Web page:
As parents anxiously await their child’s A-level or GCSE results coming out in the next few days, here is a helpful guide to explain how both sets of exams are slightly different this year…

A new type of A-level was introduced in 2015 and the first results will be published in August 2017. Certain subjects had their content updated and much greater emphasis placed on assessment by final exam, rather than coursework.

These included art and design, biology, business, chemistry, computer science, economics, English language, English literature, English language and literature, history, physics, psychology and sociology.

The big difference with these new A-levels is that students take exams at the end of Year 13 and these count 100 per cent towards the final grade. In previous years it was possible to take an AS-level at the end of Year 12 and this would make up 50 per cent of the overall A-level mark.

Across the board, there is now less coursework and fewer practical assessments under the new system – making exam revision all the more important. Grades will continue to be awarded on an A*-E scale.

AS-levels can still be taken but they no longer count towards an A-level grade at the end of Year 13.

Meanwhile, GCSEs have been overhauled and for the first time this year, a new grading system is being introduced.

This will initially only affect English language, English literature and maths. Instead of a student being awarded a grade from A*-G in these subjects, a number from 9 to 1 will be given – where 4 is equivalent to a C in the previous grading system.

The top grade is 9 and most other subjects will adopt number reporting by 2019. These will continue to be graded A*-G at the moment, meaning students will receive a mixture of number and letter grades in 2017.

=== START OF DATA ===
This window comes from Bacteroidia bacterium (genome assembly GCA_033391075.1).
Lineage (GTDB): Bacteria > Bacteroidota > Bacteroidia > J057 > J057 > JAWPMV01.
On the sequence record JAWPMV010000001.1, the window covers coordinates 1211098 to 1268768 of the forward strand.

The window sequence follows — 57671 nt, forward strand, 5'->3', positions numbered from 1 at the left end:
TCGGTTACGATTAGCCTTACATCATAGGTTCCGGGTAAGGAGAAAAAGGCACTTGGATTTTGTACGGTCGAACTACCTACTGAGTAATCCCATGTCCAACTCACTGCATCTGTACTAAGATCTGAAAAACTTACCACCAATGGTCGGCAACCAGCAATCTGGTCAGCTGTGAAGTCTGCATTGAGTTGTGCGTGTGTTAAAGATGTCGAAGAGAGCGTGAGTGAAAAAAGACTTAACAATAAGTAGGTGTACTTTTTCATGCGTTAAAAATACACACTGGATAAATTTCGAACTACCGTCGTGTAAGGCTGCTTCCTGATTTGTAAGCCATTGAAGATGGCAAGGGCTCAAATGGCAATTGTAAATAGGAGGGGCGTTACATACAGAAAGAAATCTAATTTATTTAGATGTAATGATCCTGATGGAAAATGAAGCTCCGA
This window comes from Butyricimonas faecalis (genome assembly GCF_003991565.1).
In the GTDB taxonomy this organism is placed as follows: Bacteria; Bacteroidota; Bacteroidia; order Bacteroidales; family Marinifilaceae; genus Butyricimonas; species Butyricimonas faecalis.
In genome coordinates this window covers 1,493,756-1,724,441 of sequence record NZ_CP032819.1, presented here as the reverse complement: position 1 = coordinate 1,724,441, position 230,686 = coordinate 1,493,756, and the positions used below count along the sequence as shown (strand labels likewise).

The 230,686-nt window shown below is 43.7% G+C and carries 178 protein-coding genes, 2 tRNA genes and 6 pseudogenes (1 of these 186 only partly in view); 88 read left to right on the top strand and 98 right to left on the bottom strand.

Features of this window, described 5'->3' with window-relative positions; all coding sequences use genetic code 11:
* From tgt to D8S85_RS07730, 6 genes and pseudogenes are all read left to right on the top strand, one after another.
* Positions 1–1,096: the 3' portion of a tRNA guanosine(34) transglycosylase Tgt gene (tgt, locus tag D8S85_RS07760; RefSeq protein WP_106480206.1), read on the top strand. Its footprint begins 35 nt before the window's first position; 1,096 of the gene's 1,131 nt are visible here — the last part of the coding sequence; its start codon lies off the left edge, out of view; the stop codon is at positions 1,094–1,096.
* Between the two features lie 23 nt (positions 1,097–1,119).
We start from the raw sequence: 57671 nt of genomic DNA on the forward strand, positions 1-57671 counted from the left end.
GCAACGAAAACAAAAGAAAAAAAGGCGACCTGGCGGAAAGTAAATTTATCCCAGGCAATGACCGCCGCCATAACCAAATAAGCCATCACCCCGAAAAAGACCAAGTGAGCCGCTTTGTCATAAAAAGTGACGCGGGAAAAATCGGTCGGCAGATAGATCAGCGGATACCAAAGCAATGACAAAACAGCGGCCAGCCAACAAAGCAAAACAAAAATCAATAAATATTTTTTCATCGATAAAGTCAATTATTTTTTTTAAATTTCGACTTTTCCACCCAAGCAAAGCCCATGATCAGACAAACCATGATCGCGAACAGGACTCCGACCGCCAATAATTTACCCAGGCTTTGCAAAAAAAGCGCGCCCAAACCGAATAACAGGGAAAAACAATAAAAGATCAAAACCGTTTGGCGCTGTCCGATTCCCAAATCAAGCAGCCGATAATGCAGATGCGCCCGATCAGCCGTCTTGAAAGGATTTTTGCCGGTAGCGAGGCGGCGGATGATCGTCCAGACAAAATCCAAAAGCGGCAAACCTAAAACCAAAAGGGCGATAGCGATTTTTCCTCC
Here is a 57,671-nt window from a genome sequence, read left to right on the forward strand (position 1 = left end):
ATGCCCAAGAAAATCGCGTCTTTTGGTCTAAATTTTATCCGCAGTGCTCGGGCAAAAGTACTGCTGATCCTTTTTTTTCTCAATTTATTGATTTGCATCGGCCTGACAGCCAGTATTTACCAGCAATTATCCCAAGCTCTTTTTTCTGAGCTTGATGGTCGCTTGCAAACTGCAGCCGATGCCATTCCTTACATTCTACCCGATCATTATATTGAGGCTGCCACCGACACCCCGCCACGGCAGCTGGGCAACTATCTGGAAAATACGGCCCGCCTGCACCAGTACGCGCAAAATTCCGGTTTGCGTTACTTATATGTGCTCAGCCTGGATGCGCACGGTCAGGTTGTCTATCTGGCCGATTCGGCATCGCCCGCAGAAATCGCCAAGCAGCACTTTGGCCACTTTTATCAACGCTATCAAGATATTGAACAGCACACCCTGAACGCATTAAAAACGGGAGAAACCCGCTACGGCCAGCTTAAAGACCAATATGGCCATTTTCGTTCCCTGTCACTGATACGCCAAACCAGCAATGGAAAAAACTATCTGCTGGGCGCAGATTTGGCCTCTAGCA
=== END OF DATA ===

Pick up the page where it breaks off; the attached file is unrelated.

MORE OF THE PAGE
The new system has been designed to ensure that broadly the same number of students achieve a 4 or above. However, the new scale features six higher-level grades (9, 8, 7, 6, 5 and 4) rather than the previous four (A*, A, B and C). Fewer 9s will be awarded than A*s.

At the foot of the scale, a grade 1 will be the equivalent of the lower end of a current G grade.

Councillor Sam Webster, Portfolio Holder for Business, Education and Skills at Nottingham City Council, said: “We understand that exam results time can be a stressful period for those awaiting grades and for their families. Parents and carers often feel the pressure, too, just like their children.

“When changes are made to the way exams are structured or graded it can be confusing. Hopefully by now the new A-level system, and grading of GCSEs, is a little clearer.

“The important thing for students in Nottingham to remember is that there is always support, help and guidance on hand to ensure your next career or further education choice is the right one for you.

“Futures Advice, Skills and Employment is based in the city centre and provides free, Council-funded expert careers advice for 16 to 18-year-olds. Give them a call on 0115 960 1597.”

New GCSE grading scheme